Correct!! The PRESIDENT of the Owner Operator Independent Driver Association says “trucking has become a job of LAST RESORT”. Man is he Accurate.

  • Mike Jones

    ..ah the fond memories!!! let me count all the idiot prick DOT cops…..and the thousands of hours at shippers AND receivers..all for FREE! NO PAY……then the funtimes being cussed at by Dispatchers AND company owners! Its been REAL…but not Real Fun!!!! certainly NO MONEY for the driver…….some tiny paycheck….maybe ya can “retire” in a USED single wide……on Rented Space……so funny these articles about the Pure Joy of trucking! LOL.

  • localnet

    JR, you need to get out of the office more often… As far as current driver wages, they are less than they were 20 years ago when you figure in inflation, not to mention the cost of living on the road. I remember when just about everyone offered free showers, fuel or no fuel, if I did buy fuel, my coffee was free. The food was normally reasonable, now to have a sit down, your looking at an easy $20 if you are nice enough to leave a tip. I could go on and on, especially from an O/Ops perspective…

    There are still a few places left that a decent wage can be earned, but they are far and few between from my experience. I’m doing fine, but I sold my last truck and trailers and headed up to the North Dakota oil fields. Honestly, I believe this is one of the few jobs left in trucking where a guy can easily pull in 6 figures as a company driver. I know it pays better than the last year I owned my own equipment. Thank God for North Dakota!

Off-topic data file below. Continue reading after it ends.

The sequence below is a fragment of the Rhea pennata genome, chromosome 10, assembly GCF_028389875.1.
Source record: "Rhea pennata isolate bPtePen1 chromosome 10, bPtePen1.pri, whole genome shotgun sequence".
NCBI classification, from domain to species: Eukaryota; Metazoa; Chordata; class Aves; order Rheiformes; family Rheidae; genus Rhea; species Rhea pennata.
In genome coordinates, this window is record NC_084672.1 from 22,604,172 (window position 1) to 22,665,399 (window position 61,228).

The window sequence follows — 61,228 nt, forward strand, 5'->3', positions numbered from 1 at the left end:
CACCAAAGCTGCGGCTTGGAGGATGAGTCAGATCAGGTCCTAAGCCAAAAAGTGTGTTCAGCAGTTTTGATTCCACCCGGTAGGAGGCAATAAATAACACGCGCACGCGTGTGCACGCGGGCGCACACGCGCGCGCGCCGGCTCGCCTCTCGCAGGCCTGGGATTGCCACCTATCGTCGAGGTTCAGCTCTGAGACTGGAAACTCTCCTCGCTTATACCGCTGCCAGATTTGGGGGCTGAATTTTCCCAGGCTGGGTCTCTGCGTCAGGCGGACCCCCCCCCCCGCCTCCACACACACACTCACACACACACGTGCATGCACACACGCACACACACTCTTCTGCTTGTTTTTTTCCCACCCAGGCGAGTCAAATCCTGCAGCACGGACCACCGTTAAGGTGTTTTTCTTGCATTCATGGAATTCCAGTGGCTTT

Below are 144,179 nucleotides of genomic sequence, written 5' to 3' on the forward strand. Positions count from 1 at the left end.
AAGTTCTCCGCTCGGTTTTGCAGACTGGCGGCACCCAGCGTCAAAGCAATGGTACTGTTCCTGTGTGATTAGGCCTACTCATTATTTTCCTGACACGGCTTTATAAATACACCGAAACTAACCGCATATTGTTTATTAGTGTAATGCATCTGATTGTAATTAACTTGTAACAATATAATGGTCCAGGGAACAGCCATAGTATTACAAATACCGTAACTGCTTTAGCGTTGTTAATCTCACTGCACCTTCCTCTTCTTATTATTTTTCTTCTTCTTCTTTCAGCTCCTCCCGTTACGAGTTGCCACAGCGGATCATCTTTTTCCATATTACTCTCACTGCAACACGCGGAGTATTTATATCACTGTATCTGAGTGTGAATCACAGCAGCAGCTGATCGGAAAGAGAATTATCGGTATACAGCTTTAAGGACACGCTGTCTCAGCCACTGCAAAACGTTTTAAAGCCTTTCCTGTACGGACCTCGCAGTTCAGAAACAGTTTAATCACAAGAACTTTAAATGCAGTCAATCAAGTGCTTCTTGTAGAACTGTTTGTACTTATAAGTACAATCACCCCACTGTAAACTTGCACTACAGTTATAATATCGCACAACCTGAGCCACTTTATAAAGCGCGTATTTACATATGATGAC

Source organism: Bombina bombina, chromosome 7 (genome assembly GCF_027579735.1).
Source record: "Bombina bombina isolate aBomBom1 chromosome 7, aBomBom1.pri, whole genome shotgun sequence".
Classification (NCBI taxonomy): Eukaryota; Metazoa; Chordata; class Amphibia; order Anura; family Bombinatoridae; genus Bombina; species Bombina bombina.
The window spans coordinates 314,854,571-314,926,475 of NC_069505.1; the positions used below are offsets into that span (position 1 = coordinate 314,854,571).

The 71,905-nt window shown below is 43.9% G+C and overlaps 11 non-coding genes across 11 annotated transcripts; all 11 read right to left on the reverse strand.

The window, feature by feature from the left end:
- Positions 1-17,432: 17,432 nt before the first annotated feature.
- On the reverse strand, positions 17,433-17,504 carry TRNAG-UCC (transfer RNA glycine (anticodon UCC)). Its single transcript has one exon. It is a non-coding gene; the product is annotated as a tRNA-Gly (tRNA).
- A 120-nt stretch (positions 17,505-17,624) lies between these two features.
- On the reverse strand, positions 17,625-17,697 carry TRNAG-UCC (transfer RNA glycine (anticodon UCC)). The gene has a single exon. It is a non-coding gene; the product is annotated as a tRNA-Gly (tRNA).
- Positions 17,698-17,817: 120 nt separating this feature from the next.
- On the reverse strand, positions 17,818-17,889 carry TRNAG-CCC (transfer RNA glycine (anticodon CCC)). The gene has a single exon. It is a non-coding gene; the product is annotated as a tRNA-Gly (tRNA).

• Megan Kessler-Brewster

    Where do you work? Id like to get involved making 6 figures

  • Megan Kessler-Brewster

    Where do you work as a company driver making this kind of money? Are they hiring?

  • SalenaLettera

    JR has a good point – there does seem to be a lot of
    frustration among the drivers these days and I’m sure some of it is justified, but I do agree that if you’re not happy with the job you have, you should probably look elsewhere for work.

    My boyfriend and I are owner-operators – he’s been driving
    for over 17 years and I’ve been driving for 7 – and we love what we do and make a very good living doing it.

    As JR said, we take pride in what we’re doing, we’re professional, we keep our equipment in excellent condition, and we manage our business in such a way that we are able to profit every year. We love being on the road but we also love having time off – most years we’re on the road about 300 days, but last year we had approximately six months off and we still managed just fine.

    I don’t think it’s unreasonable to come from a job such as
    banking and be able to make more money trucking. We have friends who both spent over 25 years in other professions and several years ago got into trucking. They started as company drivers and are now owner-operators who are also flourishing in this business.

    It’s possible to make a great living out here. Yes, the regulations can be restrictive, but if you plan your business well, you can work with them and still turn a profit.

    Strong pay, job security and providing a necessary service are attractive qualities of trucking, but the joy of the highway for me is truly the biggest draw. The travel side of the job more than makes up for the negative aspects.

    I’ve been writing a daily blog ( for over eight years and have found many things about trucking that make the profession extremely attractive. I have recommended it to many people, and will continue to do so.

    It’s what you make of it.

  • localnet

    I’m working in North Dakota, our office is in Fairview MT. We haul propane, butane, natural gasoline and y-grade which is a waste product after the natural gas is captured from the well sites in the oil field.